Rewarding unpaid work
Another good reason for paying a Basic Income is the vast amount of unpaid work that goes on in the economy. As things currently stand, you only get paid if you have a formal job. But just because you aren’t in a job doesn’t mean you aren’t working. Some of the most important work in the country is currently going unpaid.
Consider someone who chooses to drop out of work to care for an elderly parent. There is a cost to that care, and if the son or daughter wasn’t doing that care for free, it would have to be picked up by the state. Instead, that person has opted to take those costs in the form of lost wages.
The same is true of parenting. If you put your children into childcare and go to work, this creates two jobs – one of you and one for the carer. This is good for GDP, which counts all economic activity as positive, but it’s not good for the child or for the parent. This is rather perverse. Raising children is valued if it is done by a stranger, but is technically ‘worthless’ if parents do it themselves. All of society benefits when children are brought up well, and society suffers when children are brought up badly, so it is in our interests to value parenting.
Carers, parents and volunteers provide services to society that would be worth billions, but that work goes unrewarded. A citizen’s income would not be ‘paying’ people to do these things, since everybody else would get it too, but it would mean that those who choose to do important but unpaid work aren’t penalised financially for making that decision. Since a disproportionate amount of unpaid work is done by women, this would also be good for social equality.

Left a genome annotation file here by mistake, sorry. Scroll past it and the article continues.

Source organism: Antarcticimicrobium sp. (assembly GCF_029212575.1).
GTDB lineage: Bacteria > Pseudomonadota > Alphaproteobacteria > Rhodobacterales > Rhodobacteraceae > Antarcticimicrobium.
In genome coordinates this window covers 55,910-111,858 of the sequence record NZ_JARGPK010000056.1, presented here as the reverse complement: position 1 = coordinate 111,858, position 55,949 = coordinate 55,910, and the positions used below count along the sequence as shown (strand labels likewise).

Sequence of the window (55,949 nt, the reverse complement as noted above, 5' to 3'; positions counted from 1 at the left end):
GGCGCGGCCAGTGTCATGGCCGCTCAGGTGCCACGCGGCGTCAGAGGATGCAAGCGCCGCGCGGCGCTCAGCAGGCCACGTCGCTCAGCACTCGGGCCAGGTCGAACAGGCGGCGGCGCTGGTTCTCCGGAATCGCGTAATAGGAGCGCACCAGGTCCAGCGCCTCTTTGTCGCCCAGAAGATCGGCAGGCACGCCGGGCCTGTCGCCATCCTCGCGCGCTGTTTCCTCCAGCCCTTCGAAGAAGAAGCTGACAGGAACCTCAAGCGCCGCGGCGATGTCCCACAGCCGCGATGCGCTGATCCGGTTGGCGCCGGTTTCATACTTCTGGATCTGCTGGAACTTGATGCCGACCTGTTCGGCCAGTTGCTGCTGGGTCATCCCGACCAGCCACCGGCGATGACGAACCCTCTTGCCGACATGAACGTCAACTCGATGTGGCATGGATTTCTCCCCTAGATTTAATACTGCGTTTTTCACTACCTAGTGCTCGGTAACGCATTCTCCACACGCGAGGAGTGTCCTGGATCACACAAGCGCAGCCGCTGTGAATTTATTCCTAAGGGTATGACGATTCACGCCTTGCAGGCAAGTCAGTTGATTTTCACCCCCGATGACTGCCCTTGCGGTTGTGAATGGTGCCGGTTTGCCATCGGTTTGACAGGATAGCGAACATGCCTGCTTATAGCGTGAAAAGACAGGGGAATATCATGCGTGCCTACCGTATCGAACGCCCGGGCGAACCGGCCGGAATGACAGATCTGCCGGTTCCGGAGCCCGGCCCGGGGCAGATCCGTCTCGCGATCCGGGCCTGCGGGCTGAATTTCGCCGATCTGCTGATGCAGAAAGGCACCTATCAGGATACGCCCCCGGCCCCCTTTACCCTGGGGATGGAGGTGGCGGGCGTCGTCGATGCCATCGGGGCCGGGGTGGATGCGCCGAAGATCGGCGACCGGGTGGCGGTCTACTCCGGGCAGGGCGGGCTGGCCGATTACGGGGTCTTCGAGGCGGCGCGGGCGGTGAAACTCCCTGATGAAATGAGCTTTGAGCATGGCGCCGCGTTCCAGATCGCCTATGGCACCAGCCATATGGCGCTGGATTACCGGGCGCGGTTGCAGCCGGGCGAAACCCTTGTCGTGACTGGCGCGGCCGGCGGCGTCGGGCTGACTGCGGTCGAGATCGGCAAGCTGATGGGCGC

A dividend in the national wealth
The forms of wealth that are most familiar to us are personal, accumulated through personal effort for the benefit of individuals. There are other kinds of wealth too though, things that are shared in common. That includes the atmosphere, the oceans, airwaves and airspace, and plenty of other things that belong to nobody and therefore to everybody.
As things currently stand, businesses get to use most of these shared resources without paying for them. Society picks up the cost collectively, so a public resource gets run down for private gain.
Consider a factory that pollutes the air. There are costs (externalities) that the factory owner doesn’t pay, from environmental degradation, to asthma and other health problems, and perhaps even a changing climate. Society pays those costs instead, even though the resource that the factory has used – the atmosphere its chimneys discharge into – belongs to all of us.
Environmental taxes already catch some of these costs, but the revenue usually just goes into the central pot of government spending, so we’re not really compensated as individuals. The same goes for our natural resource wealth. Revenue from Britain’s North Sea oil just goes into government spending, but other oil-rich parts of the world see it as a natural wealth that should be shared more equally – see Alaska or Norway.